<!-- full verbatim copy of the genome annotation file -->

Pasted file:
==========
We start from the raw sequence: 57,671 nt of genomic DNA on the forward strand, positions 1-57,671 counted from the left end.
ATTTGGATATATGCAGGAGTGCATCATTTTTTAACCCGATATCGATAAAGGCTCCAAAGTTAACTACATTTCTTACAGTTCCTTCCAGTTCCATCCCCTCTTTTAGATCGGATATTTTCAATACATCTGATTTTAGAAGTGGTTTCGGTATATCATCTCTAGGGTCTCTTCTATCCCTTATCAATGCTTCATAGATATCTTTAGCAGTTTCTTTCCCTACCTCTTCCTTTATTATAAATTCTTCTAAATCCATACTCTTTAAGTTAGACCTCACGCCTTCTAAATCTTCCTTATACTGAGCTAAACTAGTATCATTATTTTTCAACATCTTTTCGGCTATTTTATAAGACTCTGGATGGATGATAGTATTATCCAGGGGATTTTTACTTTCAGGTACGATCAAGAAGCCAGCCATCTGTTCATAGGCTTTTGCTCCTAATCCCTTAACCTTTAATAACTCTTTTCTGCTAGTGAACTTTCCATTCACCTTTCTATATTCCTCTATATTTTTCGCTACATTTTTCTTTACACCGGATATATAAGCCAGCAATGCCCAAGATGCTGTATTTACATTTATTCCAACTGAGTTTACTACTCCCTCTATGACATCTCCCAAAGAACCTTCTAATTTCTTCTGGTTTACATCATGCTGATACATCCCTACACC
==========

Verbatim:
We start from the raw sequence: 57,671 nt of genomic DNA on the forward strand, positions 1-57,671 counted from the left end.
ATTTGGATATATGCAGGAGTGCATCATTTTTTAACCCGATATCGATAAAGGCTCCAAAGTTAACTACATTTCTTACAGTTCCTTCCAGTTCCATCCCCTCTTTTAGATCGGATATTTTCAATACATCTGATTTTAGAAGTGGTTTCGGTATATCATCTCTAGGGTCTCTTCTATCCCTTATCAATGCTTCATAGATATCTTTAGCAGTTTCTTTCCCTACCTCTTCCTTTATTATAAATTCTTCTAAATCCATACTCTTTAAGTTAGACCTCACGCCTTCTAAATCTTCCTTATACTGAGCTAAACTAGTATCATTATTTTTCAACATCTTTTCGGCTATTTTATAAGACTCTGGATGGATGATAGTATTATCCAGGGGATTTTTACTTTCAGGTACGATCAAGAAGCCAGCCATCTGTTCATAGGCTTTTGCTCCTAATCCCTTAACCTTTAATAACTCTTTTCTGCTAGTGAACTTTCCATTCACCTTTCTATATTCCTCTATATTTTTCGCTACATTTTTCTTTACACCGGATATATAAGCCAGCAATGCCCAAGATGCTGTATTTACATTTATTCCAACTGAGTTTACTACTCCCTCTATGACATCTCCCAAAGAACCTTCTAATTTCTTCTGGTTTACATCATGCTGATACATCCCTACACC